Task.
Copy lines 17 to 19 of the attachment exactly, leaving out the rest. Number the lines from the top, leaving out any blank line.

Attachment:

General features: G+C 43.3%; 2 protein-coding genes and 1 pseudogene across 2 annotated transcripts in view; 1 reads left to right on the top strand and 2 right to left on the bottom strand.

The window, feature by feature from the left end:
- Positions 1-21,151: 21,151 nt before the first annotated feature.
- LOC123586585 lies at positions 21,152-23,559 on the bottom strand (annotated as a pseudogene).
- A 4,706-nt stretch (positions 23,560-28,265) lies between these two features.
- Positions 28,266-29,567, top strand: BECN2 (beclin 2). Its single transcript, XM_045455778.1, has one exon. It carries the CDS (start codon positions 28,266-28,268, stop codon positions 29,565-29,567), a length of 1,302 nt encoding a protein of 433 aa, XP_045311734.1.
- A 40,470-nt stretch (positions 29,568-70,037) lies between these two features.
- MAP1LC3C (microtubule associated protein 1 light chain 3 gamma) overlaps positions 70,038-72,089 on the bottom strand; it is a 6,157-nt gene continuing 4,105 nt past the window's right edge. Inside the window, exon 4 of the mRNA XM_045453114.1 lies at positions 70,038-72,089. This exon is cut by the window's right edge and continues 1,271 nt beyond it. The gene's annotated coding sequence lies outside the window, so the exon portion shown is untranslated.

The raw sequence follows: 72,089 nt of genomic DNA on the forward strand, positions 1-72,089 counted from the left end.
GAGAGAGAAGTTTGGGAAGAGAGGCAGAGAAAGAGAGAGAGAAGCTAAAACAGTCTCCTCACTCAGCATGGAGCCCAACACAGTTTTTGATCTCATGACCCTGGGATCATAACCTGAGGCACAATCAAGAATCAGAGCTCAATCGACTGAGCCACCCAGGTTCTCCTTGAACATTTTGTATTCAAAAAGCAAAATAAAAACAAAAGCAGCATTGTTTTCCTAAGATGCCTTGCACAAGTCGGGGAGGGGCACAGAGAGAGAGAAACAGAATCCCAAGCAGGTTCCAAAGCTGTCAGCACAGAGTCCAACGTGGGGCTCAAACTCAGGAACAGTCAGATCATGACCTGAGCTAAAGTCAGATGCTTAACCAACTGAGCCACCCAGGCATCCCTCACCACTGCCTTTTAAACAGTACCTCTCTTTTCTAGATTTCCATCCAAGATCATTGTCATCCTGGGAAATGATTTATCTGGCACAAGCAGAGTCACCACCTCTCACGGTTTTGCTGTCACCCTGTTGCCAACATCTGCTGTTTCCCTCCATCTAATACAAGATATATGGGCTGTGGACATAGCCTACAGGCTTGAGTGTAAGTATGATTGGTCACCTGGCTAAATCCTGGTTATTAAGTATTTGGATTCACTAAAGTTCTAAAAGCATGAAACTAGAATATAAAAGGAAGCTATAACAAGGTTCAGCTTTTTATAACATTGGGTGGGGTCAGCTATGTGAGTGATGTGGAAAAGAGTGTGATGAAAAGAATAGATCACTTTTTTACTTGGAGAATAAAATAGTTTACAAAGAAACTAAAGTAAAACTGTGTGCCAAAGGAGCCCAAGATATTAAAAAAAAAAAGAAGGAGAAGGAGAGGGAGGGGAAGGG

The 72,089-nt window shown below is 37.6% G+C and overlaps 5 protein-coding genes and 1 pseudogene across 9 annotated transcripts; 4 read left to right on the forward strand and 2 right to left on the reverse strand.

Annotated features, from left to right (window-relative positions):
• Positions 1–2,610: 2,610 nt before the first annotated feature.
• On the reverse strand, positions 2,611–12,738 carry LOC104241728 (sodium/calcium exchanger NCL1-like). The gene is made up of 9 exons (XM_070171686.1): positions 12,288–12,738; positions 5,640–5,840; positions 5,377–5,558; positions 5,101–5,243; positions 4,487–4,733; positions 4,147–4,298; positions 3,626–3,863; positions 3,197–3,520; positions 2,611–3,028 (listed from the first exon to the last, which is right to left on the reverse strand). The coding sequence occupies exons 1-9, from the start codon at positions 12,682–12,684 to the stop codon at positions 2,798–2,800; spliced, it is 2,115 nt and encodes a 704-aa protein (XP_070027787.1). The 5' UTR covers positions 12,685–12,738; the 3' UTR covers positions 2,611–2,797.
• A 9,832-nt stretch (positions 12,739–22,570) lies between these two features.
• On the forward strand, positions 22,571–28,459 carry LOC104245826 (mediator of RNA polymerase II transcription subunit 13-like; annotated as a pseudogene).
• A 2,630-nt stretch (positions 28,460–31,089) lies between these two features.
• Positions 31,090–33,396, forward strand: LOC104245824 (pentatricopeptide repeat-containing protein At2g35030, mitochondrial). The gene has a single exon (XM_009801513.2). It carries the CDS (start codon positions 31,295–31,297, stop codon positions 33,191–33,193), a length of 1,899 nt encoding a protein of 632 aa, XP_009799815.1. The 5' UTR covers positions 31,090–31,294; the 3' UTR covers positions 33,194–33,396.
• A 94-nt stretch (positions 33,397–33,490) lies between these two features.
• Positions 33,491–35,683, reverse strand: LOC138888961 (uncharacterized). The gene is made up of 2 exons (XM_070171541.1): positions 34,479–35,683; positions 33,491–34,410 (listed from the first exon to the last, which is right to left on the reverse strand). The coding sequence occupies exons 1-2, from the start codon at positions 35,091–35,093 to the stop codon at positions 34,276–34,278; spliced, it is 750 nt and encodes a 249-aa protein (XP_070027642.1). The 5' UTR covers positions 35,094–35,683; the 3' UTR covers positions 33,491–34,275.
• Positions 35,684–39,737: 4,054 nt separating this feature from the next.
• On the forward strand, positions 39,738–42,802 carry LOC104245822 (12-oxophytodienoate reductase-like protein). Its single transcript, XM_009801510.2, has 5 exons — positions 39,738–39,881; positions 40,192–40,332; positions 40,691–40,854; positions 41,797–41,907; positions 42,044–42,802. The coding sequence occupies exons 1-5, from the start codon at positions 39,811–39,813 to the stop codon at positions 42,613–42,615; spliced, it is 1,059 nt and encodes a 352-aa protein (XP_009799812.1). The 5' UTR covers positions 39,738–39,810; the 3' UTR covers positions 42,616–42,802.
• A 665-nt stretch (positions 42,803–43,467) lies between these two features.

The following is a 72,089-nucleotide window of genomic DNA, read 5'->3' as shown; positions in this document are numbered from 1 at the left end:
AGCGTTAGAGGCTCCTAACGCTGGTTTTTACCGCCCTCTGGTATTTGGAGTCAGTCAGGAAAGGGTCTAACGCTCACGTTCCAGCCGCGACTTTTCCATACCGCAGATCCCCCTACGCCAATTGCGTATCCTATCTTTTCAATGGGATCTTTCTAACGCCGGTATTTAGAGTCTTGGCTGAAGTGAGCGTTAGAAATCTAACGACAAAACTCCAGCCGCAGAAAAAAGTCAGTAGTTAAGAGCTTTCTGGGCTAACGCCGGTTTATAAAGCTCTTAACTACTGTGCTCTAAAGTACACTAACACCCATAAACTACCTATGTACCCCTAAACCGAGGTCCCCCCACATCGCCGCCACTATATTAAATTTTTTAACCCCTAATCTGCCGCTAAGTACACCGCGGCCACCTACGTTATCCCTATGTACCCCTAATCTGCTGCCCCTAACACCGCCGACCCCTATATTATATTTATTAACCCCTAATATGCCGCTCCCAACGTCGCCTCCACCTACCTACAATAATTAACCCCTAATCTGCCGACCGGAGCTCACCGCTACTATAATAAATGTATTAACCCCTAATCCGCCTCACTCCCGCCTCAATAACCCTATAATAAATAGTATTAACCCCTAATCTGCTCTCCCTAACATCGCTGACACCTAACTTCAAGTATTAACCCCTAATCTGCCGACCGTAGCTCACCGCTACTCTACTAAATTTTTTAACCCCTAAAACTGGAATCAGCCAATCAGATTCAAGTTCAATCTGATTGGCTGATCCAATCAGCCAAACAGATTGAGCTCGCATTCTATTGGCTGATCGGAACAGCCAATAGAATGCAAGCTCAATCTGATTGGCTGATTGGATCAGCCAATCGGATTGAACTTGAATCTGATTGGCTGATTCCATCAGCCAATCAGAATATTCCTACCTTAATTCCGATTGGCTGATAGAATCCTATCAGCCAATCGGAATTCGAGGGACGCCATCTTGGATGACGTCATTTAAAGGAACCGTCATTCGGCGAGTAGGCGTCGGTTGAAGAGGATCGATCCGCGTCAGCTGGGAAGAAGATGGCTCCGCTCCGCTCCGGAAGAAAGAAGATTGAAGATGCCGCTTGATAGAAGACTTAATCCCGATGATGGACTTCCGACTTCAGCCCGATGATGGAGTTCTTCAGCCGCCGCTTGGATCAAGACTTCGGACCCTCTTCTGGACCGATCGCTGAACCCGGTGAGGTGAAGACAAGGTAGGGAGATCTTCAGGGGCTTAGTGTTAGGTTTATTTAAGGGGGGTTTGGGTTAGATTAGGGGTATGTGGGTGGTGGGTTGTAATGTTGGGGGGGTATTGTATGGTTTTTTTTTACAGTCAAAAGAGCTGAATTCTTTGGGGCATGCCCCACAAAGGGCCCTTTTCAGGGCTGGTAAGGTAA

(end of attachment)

• A 2,630-nt stretch (positions 28,460–31,089) lies between these two features.
• Positions 31,090–33,396, forward strand: LOC104245824 (pentatricopeptide repeat-containing protein At2g35030, mitochondrial). The gene has a single exon (XM_009801513.2). It carries the CDS (start codon positions 31,295–31,297, stop codon positions 33,191–33,193), a length of 1,899 nt encoding a protein of 632 aa, XP_009799815.1. The 5' UTR covers positions 31,090–31,294; the 3' UTR covers positions 33,194–33,396.
• A 94-nt stretch (positions 33,397–33,490) lies between these two features.